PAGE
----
What’s your favourite haunted house, real or literary?

This isn’t really a haunted house, in the strictest sense of the term, but I recently saw the Guillermo del Toro exhibit “At Home with Monsters” at the Art Gallery of Ontario, which displays del Toro’s personal collection from his home, the aptly-named Bleak House. If I could live at Bleak House, I absolutely would. The exhibit had a facsimile of his Rain Room (named for the special effects windows in the room that make it look and sound like it’s raining all the time) set up in a little offshoot of the exhibit, and it is wonderful, but it would be absolutely sublime in his actual home, because it can only be entered via a secret passageway behind a bookcase of fairy tales. Isn’t that just about the most perfect thing you’ve ever heard?

What is one of the riskiest things you’ve put forward in a poem?

I’m working on a series of poems right now about our modern monsters, like Trump and other powerful and predatory men. So that certainly feels very risky, even though none of these poems have been published yet.

What’s keeping you going as a poet?

Poetry has a history of keeping me going as a human being. I tend to turn to poetry when wrestling with something that I don’t have the words for in my everyday life. Plus, I get horribly grumpy if I don’t write, so I don’t think I will ever stop.

What do you love most in science fiction and fantasy?

I am a huge fan of the portal fantasy genre, but I’ll read just about anything. I think my favourite thing about fantasy and science fiction is the way they hold up a mirror to real life and offer other possibilities, ways to imagine a new world, a better world.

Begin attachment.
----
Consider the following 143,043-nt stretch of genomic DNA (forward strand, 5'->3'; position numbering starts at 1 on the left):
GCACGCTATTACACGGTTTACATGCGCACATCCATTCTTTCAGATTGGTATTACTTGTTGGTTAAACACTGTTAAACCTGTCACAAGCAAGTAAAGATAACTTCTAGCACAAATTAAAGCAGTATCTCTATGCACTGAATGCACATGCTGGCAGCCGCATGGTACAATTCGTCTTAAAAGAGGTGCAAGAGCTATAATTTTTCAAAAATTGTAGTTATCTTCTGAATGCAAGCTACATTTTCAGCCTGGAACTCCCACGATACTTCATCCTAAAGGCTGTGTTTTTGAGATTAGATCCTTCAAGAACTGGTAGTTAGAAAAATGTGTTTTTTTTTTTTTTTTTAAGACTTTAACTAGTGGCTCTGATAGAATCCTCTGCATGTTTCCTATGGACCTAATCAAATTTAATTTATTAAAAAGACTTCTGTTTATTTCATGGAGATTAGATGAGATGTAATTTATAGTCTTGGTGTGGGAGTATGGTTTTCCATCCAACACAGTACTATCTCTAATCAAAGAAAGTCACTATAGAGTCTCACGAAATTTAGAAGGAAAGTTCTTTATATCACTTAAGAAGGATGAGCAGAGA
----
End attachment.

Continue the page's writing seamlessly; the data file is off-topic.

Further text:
If you could have any creature, fantastic or real, for a traveling companion, what would it be?

I am very devoted to my cat, Jean Grey, so if she could be a magical talking cat who grows and shrinks in size so as to be extra useful, I think she would be a perfect traveling companion.

Copyright Ali Lauren Creative Services - Courtney (19)_preview

Photo by Ali Lauren

What’s your advice for beginning writers who want to write poetry?

Read poetry. Every once in a while, I come across people who write poetry who do not read poetry, and I am secretly appalled. Why would you write something that you don’t enjoy reading? Why would you not support your fellow poets? You need to find out what you like and dislike, and learn from both.

What’s next for you?

I’m currently at work on my second collection of poetry, as yet unnamed, although I can tell you that it includes monsters and other unusual beings. I’m interested in monstrosity—who decides what is monstrous, how we react to the monstrous, and the ways monstrosity intersects with beauty and our obsession with death. Mainly, I’m just enjoying being playful in my writing again, and seeing where it takes me.